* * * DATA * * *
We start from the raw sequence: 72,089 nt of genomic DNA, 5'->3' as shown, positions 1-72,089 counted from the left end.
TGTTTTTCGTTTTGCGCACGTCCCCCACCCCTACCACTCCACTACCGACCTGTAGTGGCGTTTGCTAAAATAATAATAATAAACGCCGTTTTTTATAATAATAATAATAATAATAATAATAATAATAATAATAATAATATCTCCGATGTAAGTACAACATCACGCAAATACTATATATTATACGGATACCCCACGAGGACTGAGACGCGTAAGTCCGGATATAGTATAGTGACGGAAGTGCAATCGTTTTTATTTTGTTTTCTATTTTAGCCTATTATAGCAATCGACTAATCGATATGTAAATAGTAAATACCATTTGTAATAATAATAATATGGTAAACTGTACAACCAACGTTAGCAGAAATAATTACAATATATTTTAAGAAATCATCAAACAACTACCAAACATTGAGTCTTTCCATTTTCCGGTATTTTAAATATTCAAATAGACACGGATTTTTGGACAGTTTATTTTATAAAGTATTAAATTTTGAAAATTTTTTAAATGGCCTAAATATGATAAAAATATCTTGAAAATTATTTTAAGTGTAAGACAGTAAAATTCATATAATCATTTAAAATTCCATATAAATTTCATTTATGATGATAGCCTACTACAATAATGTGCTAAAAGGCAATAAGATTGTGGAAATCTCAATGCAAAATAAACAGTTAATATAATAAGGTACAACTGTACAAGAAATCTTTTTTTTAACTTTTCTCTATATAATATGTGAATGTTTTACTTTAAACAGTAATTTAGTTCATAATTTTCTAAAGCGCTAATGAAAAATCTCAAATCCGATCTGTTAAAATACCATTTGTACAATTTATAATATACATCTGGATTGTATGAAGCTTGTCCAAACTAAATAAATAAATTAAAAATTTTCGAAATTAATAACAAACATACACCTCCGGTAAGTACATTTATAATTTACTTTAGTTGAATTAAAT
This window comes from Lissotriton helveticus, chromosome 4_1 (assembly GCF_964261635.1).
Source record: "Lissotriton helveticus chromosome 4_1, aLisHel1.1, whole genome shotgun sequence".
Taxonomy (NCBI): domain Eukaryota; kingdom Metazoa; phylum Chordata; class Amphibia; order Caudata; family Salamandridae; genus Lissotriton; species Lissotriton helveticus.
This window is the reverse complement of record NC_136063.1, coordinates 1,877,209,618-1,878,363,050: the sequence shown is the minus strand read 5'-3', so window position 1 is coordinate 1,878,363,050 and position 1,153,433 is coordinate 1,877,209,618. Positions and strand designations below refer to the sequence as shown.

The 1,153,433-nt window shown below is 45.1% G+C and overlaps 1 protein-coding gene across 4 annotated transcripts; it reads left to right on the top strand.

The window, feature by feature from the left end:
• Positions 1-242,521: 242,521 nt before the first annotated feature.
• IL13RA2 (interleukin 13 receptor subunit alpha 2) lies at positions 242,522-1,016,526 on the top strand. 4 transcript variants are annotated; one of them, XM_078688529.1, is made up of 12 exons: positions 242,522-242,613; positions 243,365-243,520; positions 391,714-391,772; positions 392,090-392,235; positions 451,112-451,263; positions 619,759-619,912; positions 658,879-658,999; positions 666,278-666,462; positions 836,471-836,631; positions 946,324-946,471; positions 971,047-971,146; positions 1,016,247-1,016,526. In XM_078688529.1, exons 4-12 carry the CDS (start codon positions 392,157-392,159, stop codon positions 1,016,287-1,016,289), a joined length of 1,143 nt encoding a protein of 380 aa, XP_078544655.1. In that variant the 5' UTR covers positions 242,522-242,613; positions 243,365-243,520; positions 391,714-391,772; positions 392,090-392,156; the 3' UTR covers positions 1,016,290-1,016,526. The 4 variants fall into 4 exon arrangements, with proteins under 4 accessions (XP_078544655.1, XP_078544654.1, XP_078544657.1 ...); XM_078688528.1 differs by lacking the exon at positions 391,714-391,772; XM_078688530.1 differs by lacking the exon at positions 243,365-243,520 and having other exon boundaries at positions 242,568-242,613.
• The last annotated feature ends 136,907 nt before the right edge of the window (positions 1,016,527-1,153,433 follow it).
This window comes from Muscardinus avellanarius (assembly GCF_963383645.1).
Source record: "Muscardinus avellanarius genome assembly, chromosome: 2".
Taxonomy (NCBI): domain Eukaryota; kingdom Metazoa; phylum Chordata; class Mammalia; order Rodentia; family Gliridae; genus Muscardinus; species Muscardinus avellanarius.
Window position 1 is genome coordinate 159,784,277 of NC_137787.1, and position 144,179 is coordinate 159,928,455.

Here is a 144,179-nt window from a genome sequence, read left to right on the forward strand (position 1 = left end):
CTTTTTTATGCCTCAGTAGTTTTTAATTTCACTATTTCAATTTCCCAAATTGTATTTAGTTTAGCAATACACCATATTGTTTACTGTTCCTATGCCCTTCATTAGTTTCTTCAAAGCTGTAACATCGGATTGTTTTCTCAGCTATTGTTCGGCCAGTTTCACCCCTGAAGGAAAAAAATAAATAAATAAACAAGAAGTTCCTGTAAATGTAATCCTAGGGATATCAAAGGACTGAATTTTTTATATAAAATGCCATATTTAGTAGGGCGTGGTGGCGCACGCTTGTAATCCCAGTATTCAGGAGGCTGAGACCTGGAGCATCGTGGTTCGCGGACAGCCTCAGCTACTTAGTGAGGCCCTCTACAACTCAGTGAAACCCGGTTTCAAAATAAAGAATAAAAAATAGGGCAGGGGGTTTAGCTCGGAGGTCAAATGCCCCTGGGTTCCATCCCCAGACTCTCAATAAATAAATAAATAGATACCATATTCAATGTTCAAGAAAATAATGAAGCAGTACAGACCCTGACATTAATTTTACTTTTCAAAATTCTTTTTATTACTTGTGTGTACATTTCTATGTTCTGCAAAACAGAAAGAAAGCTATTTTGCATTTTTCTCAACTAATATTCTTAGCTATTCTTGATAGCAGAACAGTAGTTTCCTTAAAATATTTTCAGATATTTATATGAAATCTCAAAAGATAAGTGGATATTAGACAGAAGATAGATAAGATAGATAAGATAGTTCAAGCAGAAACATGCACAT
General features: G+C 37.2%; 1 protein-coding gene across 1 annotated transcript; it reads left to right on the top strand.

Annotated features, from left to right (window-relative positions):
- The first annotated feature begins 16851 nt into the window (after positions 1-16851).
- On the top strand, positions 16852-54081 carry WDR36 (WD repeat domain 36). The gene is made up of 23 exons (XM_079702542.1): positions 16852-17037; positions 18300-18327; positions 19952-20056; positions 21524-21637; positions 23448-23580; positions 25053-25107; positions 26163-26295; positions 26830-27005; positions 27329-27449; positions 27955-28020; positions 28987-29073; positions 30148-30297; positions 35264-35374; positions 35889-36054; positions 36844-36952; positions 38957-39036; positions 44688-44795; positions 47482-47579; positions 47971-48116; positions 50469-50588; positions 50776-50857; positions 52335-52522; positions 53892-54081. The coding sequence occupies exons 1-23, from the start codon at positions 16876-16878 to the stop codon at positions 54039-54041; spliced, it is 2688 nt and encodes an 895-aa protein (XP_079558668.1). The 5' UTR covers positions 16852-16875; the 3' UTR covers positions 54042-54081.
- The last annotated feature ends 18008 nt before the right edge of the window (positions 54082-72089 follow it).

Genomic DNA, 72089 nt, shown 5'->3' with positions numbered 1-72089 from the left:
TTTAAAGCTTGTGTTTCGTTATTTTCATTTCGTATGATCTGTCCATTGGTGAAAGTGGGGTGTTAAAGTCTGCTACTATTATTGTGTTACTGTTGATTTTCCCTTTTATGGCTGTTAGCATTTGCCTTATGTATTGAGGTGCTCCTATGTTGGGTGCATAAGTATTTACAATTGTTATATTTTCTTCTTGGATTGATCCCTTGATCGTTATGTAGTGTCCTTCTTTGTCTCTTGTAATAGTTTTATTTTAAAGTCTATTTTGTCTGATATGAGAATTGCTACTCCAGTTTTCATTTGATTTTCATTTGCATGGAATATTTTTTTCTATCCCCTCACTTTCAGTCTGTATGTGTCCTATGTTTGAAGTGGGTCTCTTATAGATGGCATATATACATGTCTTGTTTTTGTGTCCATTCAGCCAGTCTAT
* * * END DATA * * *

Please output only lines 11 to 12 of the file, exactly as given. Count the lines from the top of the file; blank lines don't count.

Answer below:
• The last annotated feature ends 136,907 nt before the right edge of the window (positions 1,016,527-1,153,433 follow it).
This window comes from Muscardinus avellanarius (assembly GCF_963383645.1).